Liesel Meminger’s mother left her to foster parents in an attempt to separate her from any Communist ties. We hear the story of her life, narrated by Death, as she grows up in the fictional German town of Molching amidst the Second World War. It’s a story about war and the Holocaust, about growing up bewildered in a world gone mad, but it’s also a story about a young girl finding solace and hope in books while learning to read.
I have hated words and I have loved them, and I hope I have made them right.
I really enjoyed this, and I especially loved the narration by Death (not to be confused with the audio narration, obviously). He tells the story in an imaginative way with his unique and wonderful language, inserting his own character and opinions. I thought it might be a gimmick when starting the novel, but it really elevated the story for me.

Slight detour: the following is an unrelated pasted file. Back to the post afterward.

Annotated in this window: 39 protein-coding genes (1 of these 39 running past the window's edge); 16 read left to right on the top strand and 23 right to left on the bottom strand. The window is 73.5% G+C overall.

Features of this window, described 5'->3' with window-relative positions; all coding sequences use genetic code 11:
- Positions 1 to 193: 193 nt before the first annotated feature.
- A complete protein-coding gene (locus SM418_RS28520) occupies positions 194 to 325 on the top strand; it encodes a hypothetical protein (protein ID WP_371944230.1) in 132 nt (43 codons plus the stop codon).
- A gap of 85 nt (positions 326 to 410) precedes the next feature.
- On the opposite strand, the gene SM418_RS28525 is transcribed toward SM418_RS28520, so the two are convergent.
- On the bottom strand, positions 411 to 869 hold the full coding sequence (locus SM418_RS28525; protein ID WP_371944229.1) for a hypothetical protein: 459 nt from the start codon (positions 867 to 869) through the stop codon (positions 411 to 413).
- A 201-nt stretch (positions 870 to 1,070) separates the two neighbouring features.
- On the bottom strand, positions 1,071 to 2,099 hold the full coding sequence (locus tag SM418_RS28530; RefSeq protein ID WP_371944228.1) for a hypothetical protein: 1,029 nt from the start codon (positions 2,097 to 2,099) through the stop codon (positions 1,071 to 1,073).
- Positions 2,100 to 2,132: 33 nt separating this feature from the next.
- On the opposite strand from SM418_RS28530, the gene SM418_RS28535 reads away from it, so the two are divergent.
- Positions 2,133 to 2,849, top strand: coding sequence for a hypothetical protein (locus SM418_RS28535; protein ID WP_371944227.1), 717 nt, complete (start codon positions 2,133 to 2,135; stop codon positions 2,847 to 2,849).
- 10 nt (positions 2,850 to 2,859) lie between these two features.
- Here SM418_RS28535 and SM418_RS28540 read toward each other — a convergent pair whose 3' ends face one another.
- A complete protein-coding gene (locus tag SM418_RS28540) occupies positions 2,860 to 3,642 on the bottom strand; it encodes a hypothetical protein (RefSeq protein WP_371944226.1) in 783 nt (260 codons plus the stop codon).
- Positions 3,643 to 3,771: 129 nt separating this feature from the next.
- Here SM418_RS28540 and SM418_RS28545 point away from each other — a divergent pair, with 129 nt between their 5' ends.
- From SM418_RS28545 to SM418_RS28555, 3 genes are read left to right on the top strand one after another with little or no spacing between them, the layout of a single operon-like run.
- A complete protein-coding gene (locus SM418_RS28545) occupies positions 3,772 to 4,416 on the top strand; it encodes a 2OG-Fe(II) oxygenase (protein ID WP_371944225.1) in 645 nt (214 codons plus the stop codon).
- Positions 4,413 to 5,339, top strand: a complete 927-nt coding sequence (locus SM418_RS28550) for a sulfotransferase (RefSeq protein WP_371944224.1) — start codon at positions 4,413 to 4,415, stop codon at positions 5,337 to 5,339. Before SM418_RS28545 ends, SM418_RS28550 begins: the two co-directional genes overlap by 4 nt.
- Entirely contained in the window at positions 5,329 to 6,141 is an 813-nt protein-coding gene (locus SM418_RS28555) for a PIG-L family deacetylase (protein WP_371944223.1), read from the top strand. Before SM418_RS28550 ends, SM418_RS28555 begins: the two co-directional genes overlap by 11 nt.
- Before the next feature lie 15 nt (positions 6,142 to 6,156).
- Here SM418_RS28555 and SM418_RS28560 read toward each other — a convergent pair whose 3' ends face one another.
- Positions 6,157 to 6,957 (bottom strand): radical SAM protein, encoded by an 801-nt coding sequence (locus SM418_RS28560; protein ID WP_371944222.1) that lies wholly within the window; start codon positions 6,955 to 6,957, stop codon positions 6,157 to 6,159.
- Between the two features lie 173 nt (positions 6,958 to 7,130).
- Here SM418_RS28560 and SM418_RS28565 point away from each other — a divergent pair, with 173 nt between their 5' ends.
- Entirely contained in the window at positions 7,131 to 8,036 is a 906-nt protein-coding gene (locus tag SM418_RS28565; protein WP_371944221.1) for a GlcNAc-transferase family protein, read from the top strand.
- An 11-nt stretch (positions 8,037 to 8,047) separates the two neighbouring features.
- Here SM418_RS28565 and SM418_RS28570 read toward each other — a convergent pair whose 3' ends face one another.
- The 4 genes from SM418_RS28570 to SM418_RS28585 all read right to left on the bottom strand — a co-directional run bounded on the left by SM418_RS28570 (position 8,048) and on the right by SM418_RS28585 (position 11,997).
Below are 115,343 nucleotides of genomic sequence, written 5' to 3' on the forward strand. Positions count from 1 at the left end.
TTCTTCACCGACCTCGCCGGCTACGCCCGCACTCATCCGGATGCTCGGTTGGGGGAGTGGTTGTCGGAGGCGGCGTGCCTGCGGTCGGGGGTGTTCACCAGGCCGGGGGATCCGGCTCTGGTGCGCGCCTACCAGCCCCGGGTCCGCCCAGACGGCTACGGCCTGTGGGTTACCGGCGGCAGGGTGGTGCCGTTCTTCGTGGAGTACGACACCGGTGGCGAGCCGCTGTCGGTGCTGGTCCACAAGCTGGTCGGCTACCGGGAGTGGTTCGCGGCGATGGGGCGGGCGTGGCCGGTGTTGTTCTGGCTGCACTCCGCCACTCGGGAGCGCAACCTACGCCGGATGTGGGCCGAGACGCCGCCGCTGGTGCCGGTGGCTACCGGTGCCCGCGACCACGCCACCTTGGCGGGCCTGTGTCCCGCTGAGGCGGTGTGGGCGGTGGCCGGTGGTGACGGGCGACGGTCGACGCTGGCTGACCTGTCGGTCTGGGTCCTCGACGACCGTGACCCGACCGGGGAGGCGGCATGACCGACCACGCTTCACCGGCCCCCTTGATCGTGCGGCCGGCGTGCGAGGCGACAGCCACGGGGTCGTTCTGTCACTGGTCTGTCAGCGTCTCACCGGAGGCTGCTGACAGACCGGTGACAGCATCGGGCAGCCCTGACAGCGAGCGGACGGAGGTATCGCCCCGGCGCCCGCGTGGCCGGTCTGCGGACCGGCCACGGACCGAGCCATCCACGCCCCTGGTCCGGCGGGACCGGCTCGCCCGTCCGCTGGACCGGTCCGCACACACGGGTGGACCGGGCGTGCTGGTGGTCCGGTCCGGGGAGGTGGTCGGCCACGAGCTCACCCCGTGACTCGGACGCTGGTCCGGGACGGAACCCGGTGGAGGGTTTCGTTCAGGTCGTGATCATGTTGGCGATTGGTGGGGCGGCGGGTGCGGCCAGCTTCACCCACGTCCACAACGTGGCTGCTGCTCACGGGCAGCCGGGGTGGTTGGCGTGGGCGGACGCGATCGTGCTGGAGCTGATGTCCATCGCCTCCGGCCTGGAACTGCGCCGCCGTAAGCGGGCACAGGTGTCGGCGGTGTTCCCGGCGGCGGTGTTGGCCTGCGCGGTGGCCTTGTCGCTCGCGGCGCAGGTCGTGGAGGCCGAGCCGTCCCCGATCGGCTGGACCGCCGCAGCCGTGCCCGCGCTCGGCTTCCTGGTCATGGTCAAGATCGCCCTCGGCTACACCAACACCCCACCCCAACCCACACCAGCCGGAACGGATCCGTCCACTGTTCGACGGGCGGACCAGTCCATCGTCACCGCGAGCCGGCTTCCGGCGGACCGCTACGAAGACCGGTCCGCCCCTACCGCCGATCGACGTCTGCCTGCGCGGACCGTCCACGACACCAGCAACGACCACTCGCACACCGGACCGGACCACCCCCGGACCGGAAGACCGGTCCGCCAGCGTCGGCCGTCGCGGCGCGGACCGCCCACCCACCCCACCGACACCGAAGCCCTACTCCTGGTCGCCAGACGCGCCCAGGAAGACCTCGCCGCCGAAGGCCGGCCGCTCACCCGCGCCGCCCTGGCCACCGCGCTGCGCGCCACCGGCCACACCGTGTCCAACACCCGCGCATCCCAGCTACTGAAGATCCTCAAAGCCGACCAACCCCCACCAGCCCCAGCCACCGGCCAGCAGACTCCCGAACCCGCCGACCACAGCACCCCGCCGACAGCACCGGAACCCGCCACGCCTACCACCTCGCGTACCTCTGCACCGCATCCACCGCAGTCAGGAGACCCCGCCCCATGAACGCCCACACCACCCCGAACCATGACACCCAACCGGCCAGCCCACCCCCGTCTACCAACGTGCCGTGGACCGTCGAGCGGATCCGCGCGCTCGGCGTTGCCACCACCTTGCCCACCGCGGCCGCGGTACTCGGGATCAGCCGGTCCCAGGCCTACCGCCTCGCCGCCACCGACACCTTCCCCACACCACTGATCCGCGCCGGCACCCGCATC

I do not carry a sickle or scythe. I only wear a hooded black robe when it’s cold. And I don’t have those skull-like facial features you seem to enjoy pinning on me from a distance. You want to know what I truly look like? I’ll help you out. Find yourself a mirror while I continue.
Books are a large part of my life, and I’m a sucker for coming of age stories. Add in the playfully rich descriptions and dialogue, especially with the help of Allan Corduner’s fantastic narration, and this was right up my alley. I’d recommend this to anyone who feels like romanticizing the written word, seeing a World War II story told from a different perspective (the home life of a strong female protagonist), and enjoying a little whimsy in their narration.
Imagine smiling after a slap in the face. Then think of doing it twenty-four hours a day. That was the business of hiding a Jew.